Pulmonary edema occurs when proteins and red cells in the blood leak from the capillaries of the lungs into airspaces and other non-vascular lung structures.


“Flooding” of the lung in this way arises when the blood pressure inside the pulmonary capillaries exceeds the ability of the capillary membranes to contain that pressure. A pressure gradient across the capillaries can induce membrane failure when intracapillary pressure is particularly high, alveolar pressure is particularly low, or when the membranes themselves are damaged or have increased permeability.


Pulmonary edema resulting from abnormally high intracapillary pressures is usually caused by heart failure, and is termed “cardiac” or “cardiogenic”, while that caused by high negative airspace pressures, capillary hyperpermeability, or a variety of capillary / membrane stress abnormalities is considered to be “noncardiac” in origin.



Swimming Induced Pulmonary Edema (SIPE) is generally considered to be noncardiac in origin, although my personal bias is that in some people, especially those with underlying hypertension or diabetes, an element of cardiogenic etiology is also present.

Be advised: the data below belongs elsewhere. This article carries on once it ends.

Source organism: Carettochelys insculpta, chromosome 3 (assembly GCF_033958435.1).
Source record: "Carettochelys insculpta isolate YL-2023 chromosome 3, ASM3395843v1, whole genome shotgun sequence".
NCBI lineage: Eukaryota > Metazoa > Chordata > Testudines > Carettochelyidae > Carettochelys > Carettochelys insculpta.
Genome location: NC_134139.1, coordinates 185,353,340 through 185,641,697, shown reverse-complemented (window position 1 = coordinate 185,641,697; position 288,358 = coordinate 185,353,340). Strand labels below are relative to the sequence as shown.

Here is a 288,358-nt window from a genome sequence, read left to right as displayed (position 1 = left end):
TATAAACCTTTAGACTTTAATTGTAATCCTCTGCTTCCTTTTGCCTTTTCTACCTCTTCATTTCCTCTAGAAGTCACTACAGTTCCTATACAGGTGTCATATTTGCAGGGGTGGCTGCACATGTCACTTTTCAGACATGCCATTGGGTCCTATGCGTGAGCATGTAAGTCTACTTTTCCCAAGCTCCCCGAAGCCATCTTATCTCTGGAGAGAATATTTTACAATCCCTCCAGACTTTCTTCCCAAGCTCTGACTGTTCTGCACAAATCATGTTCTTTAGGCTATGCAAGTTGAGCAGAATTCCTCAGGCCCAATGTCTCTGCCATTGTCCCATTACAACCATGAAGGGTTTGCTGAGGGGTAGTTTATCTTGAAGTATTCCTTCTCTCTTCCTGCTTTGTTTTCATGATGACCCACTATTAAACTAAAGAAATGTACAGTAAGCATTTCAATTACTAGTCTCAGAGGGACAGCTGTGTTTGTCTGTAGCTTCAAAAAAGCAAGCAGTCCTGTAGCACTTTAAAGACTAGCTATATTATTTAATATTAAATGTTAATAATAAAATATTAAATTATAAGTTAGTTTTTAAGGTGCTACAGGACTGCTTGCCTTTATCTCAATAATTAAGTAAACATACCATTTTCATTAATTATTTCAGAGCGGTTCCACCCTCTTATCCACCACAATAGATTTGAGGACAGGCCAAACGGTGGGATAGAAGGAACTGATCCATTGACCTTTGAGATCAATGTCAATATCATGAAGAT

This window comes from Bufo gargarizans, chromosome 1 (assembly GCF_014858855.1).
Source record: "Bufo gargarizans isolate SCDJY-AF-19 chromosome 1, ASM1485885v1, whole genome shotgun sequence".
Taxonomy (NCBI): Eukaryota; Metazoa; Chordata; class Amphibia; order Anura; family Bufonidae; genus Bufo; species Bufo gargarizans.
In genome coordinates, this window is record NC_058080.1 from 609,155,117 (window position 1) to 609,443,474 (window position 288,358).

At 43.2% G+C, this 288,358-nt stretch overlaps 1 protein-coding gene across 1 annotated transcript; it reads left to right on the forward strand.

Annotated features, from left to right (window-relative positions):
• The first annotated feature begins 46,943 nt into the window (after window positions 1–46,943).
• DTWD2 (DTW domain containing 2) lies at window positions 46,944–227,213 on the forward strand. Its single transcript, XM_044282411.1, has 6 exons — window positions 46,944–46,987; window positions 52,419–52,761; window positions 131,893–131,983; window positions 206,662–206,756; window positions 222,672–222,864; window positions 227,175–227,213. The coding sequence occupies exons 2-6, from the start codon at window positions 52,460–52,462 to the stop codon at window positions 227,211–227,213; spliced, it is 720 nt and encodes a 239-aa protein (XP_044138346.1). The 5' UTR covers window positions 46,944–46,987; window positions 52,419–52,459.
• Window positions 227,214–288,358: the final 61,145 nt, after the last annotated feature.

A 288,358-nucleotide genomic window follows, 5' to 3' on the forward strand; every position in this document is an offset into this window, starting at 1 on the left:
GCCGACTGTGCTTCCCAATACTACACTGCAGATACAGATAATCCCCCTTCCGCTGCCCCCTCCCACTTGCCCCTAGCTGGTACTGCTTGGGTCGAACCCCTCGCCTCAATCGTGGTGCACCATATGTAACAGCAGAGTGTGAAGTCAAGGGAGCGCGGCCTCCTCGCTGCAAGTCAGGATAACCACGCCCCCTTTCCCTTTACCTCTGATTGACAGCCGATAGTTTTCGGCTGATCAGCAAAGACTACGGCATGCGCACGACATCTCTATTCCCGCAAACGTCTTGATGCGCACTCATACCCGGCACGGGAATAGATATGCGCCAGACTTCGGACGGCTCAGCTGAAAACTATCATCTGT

Symptoms include marked respiratory distress, wet-sounding popping or crackling in the lungs with breathing, a “junky” rattling cough, and the hallmark; coughing up pink, frothy blood-tinged sputum. When it occurs during exercise, one of the first sensations is shortness of breath that is substantially out of proportion to the effort being expended.
The swimming induced variant of pulmonary edema known as SIPE is believed to occur from a combination of factors that creates what can be thought of as a “perfect storm” that leads to capillary leak. The incidence in triathlon is unknown, but estimates in controlled field military training settings have ranged from two to sixty percent.


The factor most characteristic of SIPE is water immersion; hence the name. Water immersion is believed to be important because water exerts a much larger force on bodily tissues than air does, and this increased pressure from outside the body squeezes blood from the skin, muscle, subcutaneous fat, etc., into the blood vessels of the circulatory system. Within the vascular space, water force compression of peripheral capillaries in the limbs drives a larger volume of the blood into the central circulation, including the large arteries and veins of the chest, such as the aorta and vena cava, the pulmonary artery and pulmonary vein, and the heart and lungs themselves. The weakest link in the central circulation are the pulmonary capillaries. When something has to give in an overloaded central circulation, the pulmonary capillaries are usually it.